The Encyclopedia of Literary and Cultural Theory. 3 vols. Wiley-Blackwell. (Encyclopedia of Literature). 2011. 1544p. ed. by Michael Ryan. bibliog. index. ISBN 9781405183123. $495. Online: Blackwell Reference Online REF
Based on the premise that literature mirrors life, which mirrors the surrounding society and culture, this unique work employs 320 signed articles written by 223 academic contributors at various Anglo-American institutions to connect literature and sociology. Organized in dictionary format within time period and type of theory (social or literary), articles range from two and three-quarters pages ("Abrams, M.H.") to 11½ pages ("Narrative Theory"). Each entry includes a bibliography. Volumes 1 and 2 cover literary theories between 1900 and 1966 and from 1966 to the present day. Cultural theories appear in Volume 3. See also references incorporating entries in all three volumes, cross-references within the text, and a detailed index ensure easy research access. Overall, the volume editors provide good coverage, though this work could be stronger. For example, the literary movement realism is discussed only as it pertains to the modernism movement despite its having been prevalent during the 19th century. General editor Ryan (film & media arts, Temple Univ.) has authored several books, including Literary Theory: A Practical Introduction. BOTTOM LINE An excellent resource for those attempting to tie literature to the society surrounding it. Recommended for advanced undergraduate and graduate students in literature, writing, sociology, and anthropology.-Laurie Selwyn, formerly with Grayson Cty. Law Lib., Sherman, TX
The Encyclopedia of the Novel. 2 vols. Wiley-Blackwell. (Encyclopedia of Literature). 2011. 1024p. ed. by Peter Melville Logan. illus. bibliog. index. ISBN 9781405161848. $350. Online: Blackwell Reference Online REF
The 143 signed, alphabetically arranged five- (e.g., "Feminist Theory" and "Gender Theory") to nine-page (e.g., "Narrator" and "Authorship") articles written by 134 academic (and one nonacademic, Hyphen Press founder Robin Kinross) authors include short bibliographies, thorough See also notes, and cross-references within the articles. Volume 2 also contains an author index and a detailed subject index. The text is very readable, but because the editors take a global approach and rely on a very broad definition of "novel," many genres and subgenres will be unfamiliar to the average reader, making this title most appropriate to the academic world. This set could be even better if the editors split several complex articles into two or more articles. For example, in a global rather than a local view, copyright and libel are treated together in a brief six pages ("Copyright/Libel"), leaving the reader wanting more. Logan (Victorian Fetishism: Intellectuals and Primitives ) teaches English at Temple University. BOTTOM LINE Intended for the advanced literature student, this set will overwhelm the average reader. Recommended for upper-class undergraduate and graduate literature and writing majors.-Laurie Selwyn, formerly with Grayson Cty. Law Lib., Sherman, TX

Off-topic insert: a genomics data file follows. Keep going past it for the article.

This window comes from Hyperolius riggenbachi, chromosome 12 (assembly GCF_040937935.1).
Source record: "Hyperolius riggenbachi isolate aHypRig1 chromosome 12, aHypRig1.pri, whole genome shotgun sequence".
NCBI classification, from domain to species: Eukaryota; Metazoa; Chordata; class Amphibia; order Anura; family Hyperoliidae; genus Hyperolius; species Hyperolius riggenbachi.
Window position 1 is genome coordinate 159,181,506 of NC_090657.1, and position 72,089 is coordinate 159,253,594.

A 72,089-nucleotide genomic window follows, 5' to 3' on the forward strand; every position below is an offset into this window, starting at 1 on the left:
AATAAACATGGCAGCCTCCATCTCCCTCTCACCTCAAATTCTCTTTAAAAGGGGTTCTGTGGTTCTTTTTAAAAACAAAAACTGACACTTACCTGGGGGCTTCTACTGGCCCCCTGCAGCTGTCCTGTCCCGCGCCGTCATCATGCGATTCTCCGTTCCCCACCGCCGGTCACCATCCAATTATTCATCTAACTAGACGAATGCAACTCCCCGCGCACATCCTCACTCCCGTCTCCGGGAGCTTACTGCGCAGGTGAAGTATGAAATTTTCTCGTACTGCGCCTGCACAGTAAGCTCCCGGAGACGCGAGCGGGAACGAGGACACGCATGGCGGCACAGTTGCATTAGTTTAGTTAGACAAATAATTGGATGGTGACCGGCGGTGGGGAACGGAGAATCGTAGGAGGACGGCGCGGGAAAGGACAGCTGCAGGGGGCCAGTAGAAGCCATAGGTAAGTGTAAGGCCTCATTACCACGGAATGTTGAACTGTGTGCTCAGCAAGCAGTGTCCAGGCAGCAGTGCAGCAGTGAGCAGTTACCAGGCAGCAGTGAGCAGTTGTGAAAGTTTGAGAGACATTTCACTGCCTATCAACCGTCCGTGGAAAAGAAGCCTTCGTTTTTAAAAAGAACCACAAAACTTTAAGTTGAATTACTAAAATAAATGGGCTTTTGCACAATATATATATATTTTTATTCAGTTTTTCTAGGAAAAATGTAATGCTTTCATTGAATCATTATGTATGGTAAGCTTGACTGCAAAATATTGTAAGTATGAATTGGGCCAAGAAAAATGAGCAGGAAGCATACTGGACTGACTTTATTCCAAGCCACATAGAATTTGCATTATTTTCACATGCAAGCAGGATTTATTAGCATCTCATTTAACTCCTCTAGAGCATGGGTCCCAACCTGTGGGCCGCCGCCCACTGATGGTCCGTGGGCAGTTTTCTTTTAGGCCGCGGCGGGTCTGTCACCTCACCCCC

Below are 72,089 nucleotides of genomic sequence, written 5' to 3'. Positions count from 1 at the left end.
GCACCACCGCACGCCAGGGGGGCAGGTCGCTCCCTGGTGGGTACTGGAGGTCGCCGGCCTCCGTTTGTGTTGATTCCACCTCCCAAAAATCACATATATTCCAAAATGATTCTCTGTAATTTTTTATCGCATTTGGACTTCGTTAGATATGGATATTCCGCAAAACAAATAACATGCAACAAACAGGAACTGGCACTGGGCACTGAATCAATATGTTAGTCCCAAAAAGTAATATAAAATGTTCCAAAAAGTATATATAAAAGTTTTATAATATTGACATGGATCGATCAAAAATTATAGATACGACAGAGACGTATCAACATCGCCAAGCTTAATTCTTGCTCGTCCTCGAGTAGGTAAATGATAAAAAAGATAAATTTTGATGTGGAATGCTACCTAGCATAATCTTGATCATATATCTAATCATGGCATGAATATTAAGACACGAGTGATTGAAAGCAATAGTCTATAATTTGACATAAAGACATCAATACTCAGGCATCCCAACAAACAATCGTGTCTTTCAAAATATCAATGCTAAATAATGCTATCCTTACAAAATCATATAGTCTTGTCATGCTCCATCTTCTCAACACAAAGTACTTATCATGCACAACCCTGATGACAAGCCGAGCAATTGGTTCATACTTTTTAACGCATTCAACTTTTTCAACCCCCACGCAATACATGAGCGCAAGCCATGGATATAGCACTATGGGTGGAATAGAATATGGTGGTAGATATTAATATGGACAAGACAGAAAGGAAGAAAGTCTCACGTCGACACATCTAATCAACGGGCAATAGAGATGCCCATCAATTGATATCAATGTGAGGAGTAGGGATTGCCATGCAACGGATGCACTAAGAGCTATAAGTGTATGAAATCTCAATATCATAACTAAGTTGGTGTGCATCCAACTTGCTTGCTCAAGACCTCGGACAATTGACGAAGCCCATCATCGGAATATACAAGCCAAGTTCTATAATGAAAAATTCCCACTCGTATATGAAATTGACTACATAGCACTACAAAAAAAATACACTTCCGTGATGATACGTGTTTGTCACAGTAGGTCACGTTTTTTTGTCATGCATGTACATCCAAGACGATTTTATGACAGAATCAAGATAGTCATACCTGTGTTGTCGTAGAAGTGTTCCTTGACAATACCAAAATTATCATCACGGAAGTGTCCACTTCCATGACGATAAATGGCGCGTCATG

"The Wiley-Blackwell Encyclopedia of Literature is a database with content from several new stand-alone scholarly literature reference sets. Together, they provide almost 1,000 entries on the history, terminology, genres, and theory of the novel; major writers, works, movements, and genres of twentieth-century British, American, and world fiction; and terms and concepts related to post-1900 literary and cultural theory. The database would be a good investment for libraries that want to acquire the content." (Mary Ellen Quinn, Booklist, April 2011)
The Encyclopedia of Literary and Cultural Theory (US $620.00)
-and- The Literary Theory Toolkit: A Compendium of Concepts and Methods (US $25.95)
Total List Price: US $645.95
Discounted Price: US $484.46 (Save: US $161.49)